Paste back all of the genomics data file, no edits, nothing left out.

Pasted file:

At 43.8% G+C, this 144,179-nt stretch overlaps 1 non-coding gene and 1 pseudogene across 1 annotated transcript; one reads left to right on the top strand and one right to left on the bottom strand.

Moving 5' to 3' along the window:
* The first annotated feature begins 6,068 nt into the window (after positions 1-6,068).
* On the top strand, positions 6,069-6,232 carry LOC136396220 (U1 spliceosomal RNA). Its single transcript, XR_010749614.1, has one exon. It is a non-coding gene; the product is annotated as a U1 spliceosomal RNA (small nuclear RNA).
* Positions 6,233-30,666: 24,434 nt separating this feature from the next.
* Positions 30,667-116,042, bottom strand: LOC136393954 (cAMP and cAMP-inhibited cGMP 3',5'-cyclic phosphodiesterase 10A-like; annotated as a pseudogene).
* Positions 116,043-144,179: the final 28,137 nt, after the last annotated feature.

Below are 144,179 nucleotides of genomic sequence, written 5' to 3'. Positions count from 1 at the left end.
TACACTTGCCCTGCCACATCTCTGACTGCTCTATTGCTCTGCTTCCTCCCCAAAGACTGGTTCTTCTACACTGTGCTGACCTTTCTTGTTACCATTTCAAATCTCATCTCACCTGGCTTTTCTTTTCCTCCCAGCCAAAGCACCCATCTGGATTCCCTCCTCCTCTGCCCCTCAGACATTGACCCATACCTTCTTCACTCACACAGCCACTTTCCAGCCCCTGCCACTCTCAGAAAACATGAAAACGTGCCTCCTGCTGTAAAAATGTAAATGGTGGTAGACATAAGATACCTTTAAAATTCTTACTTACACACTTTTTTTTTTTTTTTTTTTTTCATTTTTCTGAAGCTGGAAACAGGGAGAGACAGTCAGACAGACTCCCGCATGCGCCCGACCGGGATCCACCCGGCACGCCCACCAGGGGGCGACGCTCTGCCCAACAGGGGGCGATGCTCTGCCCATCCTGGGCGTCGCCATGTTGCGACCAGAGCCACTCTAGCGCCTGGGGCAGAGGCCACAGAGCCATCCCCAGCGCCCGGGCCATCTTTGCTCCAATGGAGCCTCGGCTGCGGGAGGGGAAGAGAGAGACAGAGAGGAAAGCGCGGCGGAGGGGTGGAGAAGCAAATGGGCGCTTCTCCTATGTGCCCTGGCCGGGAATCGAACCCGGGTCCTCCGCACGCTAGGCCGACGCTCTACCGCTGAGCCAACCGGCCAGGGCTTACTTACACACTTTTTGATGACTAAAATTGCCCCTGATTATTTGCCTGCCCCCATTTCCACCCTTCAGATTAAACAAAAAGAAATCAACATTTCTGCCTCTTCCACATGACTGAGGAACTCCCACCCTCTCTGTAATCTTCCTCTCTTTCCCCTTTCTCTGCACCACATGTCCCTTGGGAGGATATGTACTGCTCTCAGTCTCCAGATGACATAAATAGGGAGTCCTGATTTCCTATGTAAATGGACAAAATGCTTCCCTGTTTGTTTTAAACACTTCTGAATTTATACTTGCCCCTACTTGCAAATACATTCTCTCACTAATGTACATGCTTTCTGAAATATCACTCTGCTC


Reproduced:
At 43.8% G+C, this 144,179-nt stretch overlaps 1 non-coding gene and 1 pseudogene across 1 annotated transcript; one reads left to right on the top strand and one right to left on the bottom strand.

Moving 5' to 3' along the window:
* The first annotated feature begins 6,068 nt into the window (after positions 1-6,068).
* On the top strand, positions 6,069-6,232 carry LOC136396220 (U1 spliceosomal RNA). Its single transcript, XR_010749614.1, has one exon. It is a non-coding gene; the product is annotated as a U1 spliceosomal RNA (small nuclear RNA).
* Positions 6,233-30,666: 24,434 nt separating this feature from the next.
* Positions 30,667-116,042, bottom strand: LOC136393954 (cAMP and cAMP-inhibited cGMP 3',5'-cyclic phosphodiesterase 10A-like; annotated as a pseudogene).
* Positions 116,043-144,179: the final 28,137 nt, after the last annotated feature.

Below are 144,179 nucleotides of genomic sequence, written 5' to 3'. Positions count from 1 at the left end.
TACACTTGCCCTGCCACATCTCTGACTGCTCTATTGCTCTGCTTCCTCCCCAAAGACTGGTTCTTCTACACTGTGCTGACCTTTCTTGTTACCATTTCAAATCTCATCTCACCTGGCTTTTCTTTTCCTCCCAGCCAAAGCACCCATCTGGATTCCCTCCTCCTCTGCCCCTCAGACATTGACCCATACCTTCTTCACTCACACAGCCACTTTCCAGCCCCTGCCACTCTCAGAAAACATGAAAACGTGCCTCCTGCTGTAAAAATGTAAATGGTGGTAGACATAAGATACCTTTAAAATTCTTACTTACACACTTTTTTTTTTTTTTTTTTTTTCATTTTTCTGAAGCTGGAAACAGGGAGAGACAGTCAGACAGACTCCCGCATGCGCCCGACCGGGATCCACCCGGCACGCCCACCAGGGGGCGACGCTCTGCCCAACAGGGGGCGATGCTCTGCCCATCCTGGGCGTCGCCATGTTGCGACCAGAGCCACTCTAGCGCCTGGGGCAGAGGCCACAGAGCCATCCCCAGCGCCCGGGCCATCTTTGCTCCAATGGAGCCTCGGCTGCGGGAGGGGAAGAGAGAGACAGAGAGGAAAGCGCGGCGGAGGGGTGGAGAAGCAAATGGGCGCTTCTCCTATGTGCCCTGGCCGGGAATCGAACCCGGGTCCTCCGCACGCTAGGCCGACGCTCTACCGCTGAGCCAACCGGCCAGGGCTTACTTACACACTTTTTGATGACTAAAATTGCCCCTGATTATTTGCCTGCCCCCATTTCCACCCTTCAGATTAAACAAAAAGAAATCAACATTTCTGCCTCTTCCACATGACTGAGGAACTCCCACCCTCTCTGTAATCTTCCTCTCTTTCCCCTTTCTCTGCACCACATGTCCCTTGGGAGGATATGTACTGCTCTCAGTCTCCAGATGACATAAATAGGGAGTCCTGATTTCCTATGTAAATGGACAAAATGCTTCCCTGTTTGTTTTAAACACTTCTGAATTTATACTTGCCCCTACTTGCAAATACATTCTCTCACTAATGTACATGCTTTCTGAAATATCACTCTGCTC